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Motion to Compel Disclosure of All Informants and Govt Cooperators

Motion to Compel Disclosure of All Informants and Govt Cooperators

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Published by Matthew Whitten

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Published by: Matthew Whitten on Jan 14, 2013
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03/27/2015

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1
IN THE UNITED STATES DISTRICT COURTFOR THE EASTERN DISTRICT OF WISCONSIN
UNITED STATES OF AMERICA, ))Plaintiff, ))vs. ) Case No. 10-CR-288)JAMES A. STUART, JR., ))Defendant. ))
MOTION TO COMPEL DISCLOSURE OFALL
INFORMANTS AND GOVERNMENT COOPERATORS
 
COMES NOW Defendant James A. Stuart (hereinafter “Stuart”), by and through hisundersigned attorneys of record, the Bernhoft Law Firm, S.C., specifically Attorney Robert G.Bernhoft, and respectfully requests, pursuant to
the dictates of 
 Brady v. Maryland 
, 373 U.S. 83(1963),
Giglio v. United States
, 405 U.S. 150 (1972),
 Kyles v. Whitley,
115 S.Ct. 1555 (1995),and Fed. R. Crim. P. 16, for entry of an order requiring the government to disclose and providethe following specific information and material known or through the exercise of due diligenceshould be known to the government concerning informants and cooperating governmentwitnesses. The information sought is favorable to Stuart on the issues of guilt or punishment,including impeachment information and other material and evidence tending to discredit the prosecution’s witnesses.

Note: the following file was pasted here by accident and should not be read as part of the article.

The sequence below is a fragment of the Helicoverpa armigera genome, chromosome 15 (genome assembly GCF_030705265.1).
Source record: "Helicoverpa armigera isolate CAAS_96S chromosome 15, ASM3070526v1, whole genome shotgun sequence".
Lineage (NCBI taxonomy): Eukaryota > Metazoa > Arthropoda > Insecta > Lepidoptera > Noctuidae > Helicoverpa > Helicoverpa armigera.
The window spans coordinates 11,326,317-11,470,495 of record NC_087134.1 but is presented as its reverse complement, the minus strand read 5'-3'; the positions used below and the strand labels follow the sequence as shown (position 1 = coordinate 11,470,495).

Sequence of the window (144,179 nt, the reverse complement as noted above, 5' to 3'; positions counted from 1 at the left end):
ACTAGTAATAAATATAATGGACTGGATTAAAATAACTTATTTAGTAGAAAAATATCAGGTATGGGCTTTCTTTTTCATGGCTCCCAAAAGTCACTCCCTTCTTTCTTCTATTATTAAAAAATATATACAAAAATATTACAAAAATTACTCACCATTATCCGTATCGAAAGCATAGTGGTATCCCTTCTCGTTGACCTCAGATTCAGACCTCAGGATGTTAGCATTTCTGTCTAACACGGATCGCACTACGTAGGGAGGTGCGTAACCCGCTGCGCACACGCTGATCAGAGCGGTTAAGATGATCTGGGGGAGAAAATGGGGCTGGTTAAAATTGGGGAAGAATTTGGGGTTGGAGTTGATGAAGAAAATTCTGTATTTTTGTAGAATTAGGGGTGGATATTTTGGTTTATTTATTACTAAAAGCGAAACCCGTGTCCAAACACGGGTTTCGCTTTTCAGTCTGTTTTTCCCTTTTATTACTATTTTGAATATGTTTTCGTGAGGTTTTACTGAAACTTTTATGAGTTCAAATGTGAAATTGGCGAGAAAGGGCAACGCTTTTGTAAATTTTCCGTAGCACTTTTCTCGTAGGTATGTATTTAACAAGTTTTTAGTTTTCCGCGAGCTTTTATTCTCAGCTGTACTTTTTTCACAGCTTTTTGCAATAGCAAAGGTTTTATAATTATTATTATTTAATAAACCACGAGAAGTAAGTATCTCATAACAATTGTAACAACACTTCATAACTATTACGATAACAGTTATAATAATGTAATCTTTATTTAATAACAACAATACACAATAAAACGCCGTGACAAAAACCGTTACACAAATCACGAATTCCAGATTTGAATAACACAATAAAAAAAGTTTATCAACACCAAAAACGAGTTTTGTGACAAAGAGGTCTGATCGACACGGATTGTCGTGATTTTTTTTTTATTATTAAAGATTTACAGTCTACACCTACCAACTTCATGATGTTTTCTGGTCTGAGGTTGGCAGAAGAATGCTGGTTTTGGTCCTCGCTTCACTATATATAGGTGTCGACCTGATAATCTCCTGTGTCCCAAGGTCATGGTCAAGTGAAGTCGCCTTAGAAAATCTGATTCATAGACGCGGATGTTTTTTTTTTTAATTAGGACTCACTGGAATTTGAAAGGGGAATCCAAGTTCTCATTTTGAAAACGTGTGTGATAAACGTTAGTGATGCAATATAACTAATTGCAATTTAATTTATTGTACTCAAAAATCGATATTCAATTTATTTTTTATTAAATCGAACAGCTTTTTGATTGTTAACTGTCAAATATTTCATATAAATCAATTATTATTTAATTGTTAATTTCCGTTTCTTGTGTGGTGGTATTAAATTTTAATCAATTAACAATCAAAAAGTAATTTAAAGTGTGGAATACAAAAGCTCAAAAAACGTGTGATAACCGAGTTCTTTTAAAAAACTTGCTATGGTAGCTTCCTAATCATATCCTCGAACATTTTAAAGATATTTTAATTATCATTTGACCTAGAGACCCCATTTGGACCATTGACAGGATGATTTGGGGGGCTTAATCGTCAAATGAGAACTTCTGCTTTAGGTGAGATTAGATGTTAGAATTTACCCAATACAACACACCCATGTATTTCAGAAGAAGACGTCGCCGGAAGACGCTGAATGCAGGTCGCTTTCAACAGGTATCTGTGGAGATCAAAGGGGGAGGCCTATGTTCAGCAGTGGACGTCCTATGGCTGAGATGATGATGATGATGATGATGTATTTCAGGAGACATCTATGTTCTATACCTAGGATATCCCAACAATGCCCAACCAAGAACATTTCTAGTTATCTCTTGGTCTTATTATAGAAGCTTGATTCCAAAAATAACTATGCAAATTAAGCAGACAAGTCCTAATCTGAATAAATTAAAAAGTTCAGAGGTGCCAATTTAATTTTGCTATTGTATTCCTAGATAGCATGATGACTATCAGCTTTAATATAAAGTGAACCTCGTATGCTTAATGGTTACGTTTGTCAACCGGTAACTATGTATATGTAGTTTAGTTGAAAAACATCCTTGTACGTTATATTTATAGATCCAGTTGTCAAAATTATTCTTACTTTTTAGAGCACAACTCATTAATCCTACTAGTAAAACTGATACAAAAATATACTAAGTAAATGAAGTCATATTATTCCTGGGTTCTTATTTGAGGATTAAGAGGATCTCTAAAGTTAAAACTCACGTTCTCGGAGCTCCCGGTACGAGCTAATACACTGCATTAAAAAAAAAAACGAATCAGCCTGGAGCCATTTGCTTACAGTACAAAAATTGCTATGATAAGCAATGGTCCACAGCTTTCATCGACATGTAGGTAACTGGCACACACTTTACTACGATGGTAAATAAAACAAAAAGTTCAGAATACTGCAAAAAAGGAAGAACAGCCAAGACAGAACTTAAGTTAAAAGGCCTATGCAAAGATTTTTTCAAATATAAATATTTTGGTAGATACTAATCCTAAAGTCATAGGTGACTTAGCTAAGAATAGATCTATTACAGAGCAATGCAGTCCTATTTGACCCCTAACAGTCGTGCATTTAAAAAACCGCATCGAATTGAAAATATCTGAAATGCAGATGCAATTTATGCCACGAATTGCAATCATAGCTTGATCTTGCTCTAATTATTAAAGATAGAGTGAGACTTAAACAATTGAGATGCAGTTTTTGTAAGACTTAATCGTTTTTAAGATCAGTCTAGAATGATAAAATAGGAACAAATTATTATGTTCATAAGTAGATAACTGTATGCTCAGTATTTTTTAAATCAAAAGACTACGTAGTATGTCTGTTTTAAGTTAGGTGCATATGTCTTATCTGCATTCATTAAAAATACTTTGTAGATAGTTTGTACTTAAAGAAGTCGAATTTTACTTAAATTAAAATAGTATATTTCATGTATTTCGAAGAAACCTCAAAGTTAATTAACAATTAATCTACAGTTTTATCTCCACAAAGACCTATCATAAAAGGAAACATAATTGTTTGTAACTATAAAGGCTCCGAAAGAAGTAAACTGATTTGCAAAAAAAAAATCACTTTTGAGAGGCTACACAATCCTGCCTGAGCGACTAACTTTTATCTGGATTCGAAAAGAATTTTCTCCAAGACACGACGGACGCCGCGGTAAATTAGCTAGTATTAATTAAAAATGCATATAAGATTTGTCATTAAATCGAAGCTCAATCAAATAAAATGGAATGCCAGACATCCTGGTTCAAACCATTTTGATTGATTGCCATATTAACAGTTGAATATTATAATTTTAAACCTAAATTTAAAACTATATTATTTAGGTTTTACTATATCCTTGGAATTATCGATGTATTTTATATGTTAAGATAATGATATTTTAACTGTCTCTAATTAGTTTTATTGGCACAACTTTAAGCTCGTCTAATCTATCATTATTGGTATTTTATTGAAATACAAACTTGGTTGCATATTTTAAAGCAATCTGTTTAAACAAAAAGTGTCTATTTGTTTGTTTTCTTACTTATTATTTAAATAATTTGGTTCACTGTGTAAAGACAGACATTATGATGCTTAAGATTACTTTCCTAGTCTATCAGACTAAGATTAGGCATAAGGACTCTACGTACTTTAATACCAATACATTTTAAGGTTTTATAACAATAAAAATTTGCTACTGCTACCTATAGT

A discovery demand letter requested these items on March 16, 2011, butthe parties have been unable to resolve these issues prior to the deadline for this motion. (
See
 Exhibit A attached).
 After reviewing the documents provided to defense counsel to date, it is apparent andmanifest that substantial and critical information is missing from the discovery, includingexculpatory and impeachment material in favor of the defendant. Additionally, an employee of 
Case 2:10-cr-00288-CNC Filed 03/18/11 Page 1 of 10 Document 27
 
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Stuart’s company, New Age Chemical, and sister of the defendant, Beverly Schlipp, provided alengthy statement to IRS Special Agents Matthew Rech and Park Jones on February 19, 2009,the same day the search warrant had been executed at New Age Chemical. As the SpecialAgents memorialized in the February 19, 2009 MOI, they “formally reintroduced themselves” toMs. Schilpp before taking her statement. However, the February 19, 2009 MOI is the firstrecorded IRS contact with Ms. Schlipp, according to the discovery provided thus far, and it islikely there were prior contacts with Ms. Schlipp before February 19, 2009.
A. THE DUTY TO DISCLOSE
Due process compels the disclosure of evidence material either to the guilt or punishmentof the defendant.
See
 
 Brady v. Maryland,
373 U.S. 83, 87 (1963). This requires the governmentdisclose any evidence that could play a role in uncovering admissible evidence, aiding witness preparation, corroborating testimony, or assisting impeachment or rebuttal.